After-School Grant Application Gets Final OK

Washtenaw County commissioners have given final authorization to apply for a $20,000 grant to fund expansion of an after-school program called “Telling It” in the West Willow and MacArthur Boulevard housing developments, low-income neighborhoods on the county’s east side. The vote came at the county board’s Feb. 6, 2013 meeting. Initial approval was received on Jan. 15, 2013. [.pdf of grant application]

According to a staff memo, the Telling It program focuses on developing creative writing and literacy skills for at-risk youth. It would support an effort to fight gang-related activity – specifically, the dozen or so “cliques” in the Ypsilanti/Willow Run area. The memo defines cliques as gangs “without by-laws, or a code of ethics, ultimately heightening the threat. Criminal behavior is viewed as a rite of passage as youth longing to belong to something in some areas where they are being offered very little positive influence during the school year. The sheriff’s office has recognized the need to provide after-school enrichment programs that are not purely sports based.”

One of the main concerns in West Willow is an underground culture of “fight clubs,” according to the sheriff’s office – where teenage boys promote fighting between teenage girls, with the fights videotaped and uploaded to YouTube.

The grant application is unusual in that it’s the first time a county unit has sought funding through the coordinated funding pilot program, which was designed to support human services more effectively in this community. The coordinated funding is a partnership of the county, the city of Ann Arbor, the United Way of Washtenaw County, the Washtenaw Urban County, and the Ann Arbor Area Community Foundation.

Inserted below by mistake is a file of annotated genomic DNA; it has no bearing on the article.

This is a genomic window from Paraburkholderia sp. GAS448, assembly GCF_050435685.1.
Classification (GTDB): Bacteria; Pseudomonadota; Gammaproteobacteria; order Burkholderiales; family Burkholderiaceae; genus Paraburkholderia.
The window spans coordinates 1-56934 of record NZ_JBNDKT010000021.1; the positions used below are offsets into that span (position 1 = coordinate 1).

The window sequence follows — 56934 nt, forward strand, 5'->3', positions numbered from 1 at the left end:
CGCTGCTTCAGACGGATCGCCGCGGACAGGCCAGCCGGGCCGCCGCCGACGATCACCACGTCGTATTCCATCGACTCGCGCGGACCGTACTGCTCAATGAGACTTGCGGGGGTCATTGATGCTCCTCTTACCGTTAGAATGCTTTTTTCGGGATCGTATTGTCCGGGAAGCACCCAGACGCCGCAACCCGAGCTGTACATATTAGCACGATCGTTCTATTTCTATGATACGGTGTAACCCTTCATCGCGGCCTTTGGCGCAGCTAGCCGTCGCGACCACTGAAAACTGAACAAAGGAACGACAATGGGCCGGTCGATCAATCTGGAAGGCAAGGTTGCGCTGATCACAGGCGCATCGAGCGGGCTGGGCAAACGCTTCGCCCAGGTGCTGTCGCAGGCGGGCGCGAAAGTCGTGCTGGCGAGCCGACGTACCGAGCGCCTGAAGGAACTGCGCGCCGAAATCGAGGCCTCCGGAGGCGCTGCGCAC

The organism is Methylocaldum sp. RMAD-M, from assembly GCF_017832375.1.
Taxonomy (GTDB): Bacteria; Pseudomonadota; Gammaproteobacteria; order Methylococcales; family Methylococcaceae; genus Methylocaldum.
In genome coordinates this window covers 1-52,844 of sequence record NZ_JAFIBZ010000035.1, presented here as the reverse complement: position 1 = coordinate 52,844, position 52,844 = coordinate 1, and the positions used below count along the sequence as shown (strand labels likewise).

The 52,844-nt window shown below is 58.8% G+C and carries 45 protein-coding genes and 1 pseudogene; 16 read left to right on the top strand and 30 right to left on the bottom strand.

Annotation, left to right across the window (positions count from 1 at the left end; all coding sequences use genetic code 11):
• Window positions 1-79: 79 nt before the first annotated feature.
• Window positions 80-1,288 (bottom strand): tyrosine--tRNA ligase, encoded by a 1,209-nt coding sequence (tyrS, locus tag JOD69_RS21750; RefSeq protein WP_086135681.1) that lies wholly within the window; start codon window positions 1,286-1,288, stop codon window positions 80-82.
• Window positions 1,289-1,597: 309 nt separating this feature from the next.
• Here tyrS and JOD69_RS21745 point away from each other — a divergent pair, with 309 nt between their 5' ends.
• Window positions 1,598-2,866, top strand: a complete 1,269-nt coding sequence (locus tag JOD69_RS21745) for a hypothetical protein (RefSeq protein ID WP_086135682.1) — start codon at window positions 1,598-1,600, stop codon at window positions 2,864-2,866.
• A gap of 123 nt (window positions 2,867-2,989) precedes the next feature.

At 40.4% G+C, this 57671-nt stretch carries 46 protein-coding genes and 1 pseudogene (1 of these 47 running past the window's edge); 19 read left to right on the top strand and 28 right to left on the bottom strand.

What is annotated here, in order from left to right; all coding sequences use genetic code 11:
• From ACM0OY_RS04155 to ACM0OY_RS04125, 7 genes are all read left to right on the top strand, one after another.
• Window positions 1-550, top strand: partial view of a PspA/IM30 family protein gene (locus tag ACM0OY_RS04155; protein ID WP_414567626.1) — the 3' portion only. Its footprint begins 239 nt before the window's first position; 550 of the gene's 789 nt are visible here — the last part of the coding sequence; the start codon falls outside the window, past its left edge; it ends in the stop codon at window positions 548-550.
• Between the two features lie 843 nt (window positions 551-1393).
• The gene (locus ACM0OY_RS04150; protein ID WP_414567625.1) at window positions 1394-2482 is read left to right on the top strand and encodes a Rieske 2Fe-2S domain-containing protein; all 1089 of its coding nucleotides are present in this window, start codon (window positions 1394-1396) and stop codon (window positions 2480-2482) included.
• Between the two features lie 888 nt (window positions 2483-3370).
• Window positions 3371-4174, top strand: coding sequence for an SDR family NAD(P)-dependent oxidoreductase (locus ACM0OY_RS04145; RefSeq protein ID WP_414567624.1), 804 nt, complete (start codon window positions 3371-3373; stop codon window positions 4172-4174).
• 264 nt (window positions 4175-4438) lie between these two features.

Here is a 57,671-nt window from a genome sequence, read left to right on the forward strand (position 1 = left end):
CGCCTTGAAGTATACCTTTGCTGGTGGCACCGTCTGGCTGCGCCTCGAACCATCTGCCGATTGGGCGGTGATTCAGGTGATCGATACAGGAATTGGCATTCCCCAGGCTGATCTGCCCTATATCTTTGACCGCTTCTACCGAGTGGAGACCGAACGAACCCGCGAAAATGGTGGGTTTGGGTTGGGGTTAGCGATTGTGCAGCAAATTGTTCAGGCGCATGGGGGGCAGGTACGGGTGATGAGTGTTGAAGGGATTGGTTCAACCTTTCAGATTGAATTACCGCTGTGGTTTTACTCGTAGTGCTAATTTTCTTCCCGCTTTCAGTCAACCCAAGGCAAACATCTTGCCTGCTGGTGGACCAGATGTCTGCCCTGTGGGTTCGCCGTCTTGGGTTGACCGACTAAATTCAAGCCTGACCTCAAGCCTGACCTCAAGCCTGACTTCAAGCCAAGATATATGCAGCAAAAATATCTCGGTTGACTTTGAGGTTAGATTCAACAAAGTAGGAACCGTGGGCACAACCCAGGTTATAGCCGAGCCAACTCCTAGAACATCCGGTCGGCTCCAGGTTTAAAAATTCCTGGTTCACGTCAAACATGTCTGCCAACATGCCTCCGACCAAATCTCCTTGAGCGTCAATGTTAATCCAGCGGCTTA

The process has three parts: planning/coordination, program operations, and capacity-building. The approach targets six priority areas, and identifies lead agencies for each area: (1) housing and homelessness – Washtenaw Housing Alliance; (2) aging – Blueprint for Aging; (3) school-aged youth – Washtenaw Alliance for Children and Youth; (4) children birth to six – Success by Six; (5) health – Washtenaw Health Plan; and (6) hunger relief – Food Gatherers.

The grant application for Telling It would help pay for four program facilitators, a program director, and a psychotherapist to serve as a training consultant. It would fall under the coordinated funding category of capacity building.

Commissioner Conan Smith had previously raised concerns about using the coordinated funding program, which was designed to support local nonprofits, to pay for a county-sponsored initiative. He felt the county should find a way to pay for it without using money that’s meant for outside agencies. However, he raised no objection at the Feb. 6 meeting and voted in favor of the application. Before the vote, board chair Yousef Rabhi told commissioners that he has asked Mary Jo Callan – who leads the county’s office of community & economic development, which administers the coordinated funding program – to develop a policy that addresses these concerns.

This brief was filed from the boardroom of the county administration building, 220 N. Main St. in Ann Arbor. A more detailed report will follow: [link]